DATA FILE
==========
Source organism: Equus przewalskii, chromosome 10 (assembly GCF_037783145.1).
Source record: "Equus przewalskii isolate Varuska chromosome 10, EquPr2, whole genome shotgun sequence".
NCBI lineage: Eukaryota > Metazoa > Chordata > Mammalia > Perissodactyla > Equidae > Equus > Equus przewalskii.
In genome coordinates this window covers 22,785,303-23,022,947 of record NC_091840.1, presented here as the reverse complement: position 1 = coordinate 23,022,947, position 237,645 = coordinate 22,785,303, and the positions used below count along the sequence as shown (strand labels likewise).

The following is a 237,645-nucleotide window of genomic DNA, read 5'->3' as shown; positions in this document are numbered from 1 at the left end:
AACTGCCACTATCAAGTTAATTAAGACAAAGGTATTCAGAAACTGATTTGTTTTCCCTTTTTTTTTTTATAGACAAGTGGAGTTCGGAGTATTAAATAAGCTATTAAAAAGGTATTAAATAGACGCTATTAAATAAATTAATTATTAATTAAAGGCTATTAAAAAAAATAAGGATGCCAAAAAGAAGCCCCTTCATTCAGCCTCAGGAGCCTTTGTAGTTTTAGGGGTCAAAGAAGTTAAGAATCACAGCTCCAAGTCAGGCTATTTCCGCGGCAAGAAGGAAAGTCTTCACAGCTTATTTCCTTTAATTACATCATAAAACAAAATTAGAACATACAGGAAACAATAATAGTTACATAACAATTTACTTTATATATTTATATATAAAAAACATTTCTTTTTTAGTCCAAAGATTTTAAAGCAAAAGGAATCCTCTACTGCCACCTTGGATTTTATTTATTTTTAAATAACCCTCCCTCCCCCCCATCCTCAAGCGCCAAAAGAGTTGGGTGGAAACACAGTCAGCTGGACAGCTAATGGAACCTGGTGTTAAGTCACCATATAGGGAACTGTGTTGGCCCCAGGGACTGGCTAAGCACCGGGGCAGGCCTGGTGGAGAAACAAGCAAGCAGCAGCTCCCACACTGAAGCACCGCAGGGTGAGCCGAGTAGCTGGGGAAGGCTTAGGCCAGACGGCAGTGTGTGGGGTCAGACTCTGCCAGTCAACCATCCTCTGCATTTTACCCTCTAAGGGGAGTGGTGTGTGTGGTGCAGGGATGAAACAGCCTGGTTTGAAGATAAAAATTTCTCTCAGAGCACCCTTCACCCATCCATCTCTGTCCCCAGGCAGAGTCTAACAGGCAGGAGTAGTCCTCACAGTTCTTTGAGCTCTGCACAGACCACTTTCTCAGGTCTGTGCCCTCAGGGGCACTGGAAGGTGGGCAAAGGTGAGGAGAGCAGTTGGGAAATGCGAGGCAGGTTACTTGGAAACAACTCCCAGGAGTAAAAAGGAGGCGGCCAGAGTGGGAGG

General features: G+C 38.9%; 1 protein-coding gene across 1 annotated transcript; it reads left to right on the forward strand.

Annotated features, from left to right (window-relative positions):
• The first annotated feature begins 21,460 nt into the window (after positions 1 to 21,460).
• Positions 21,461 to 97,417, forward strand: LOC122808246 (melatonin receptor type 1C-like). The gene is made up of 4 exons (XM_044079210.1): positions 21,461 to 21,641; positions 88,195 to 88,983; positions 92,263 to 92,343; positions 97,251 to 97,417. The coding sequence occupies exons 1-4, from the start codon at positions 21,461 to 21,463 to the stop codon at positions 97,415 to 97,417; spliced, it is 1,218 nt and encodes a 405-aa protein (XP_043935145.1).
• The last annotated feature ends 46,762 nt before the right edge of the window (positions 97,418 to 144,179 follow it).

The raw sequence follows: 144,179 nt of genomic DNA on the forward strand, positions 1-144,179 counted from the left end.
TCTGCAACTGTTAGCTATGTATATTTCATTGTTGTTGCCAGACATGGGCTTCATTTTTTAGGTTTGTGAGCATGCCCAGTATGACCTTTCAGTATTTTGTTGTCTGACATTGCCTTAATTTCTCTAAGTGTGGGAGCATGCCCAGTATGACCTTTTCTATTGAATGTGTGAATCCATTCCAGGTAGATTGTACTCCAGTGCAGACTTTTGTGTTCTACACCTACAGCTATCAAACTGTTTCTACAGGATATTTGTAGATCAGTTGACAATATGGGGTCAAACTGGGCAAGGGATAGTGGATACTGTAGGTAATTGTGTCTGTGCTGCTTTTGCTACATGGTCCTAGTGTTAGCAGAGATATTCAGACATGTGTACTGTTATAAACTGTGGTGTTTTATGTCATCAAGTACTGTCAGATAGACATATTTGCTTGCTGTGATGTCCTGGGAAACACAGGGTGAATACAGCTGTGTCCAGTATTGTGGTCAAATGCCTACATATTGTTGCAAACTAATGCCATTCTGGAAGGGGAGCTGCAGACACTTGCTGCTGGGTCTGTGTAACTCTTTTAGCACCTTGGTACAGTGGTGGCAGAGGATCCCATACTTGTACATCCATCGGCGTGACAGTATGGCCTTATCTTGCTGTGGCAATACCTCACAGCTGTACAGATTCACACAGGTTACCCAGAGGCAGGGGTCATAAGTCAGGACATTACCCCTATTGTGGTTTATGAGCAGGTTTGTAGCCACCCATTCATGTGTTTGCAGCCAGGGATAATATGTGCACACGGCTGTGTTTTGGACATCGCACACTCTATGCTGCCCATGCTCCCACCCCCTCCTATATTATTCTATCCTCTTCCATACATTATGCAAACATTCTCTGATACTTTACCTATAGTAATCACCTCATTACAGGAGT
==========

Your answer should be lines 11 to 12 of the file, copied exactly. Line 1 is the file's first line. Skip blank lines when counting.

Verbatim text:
• The last annotated feature ends 46,762 nt before the right edge of the window (positions 97,418 to 144,179 follow it).

The raw sequence follows: 144,179 nt of genomic DNA on the forward strand, positions 1-144,179 counted from the left end.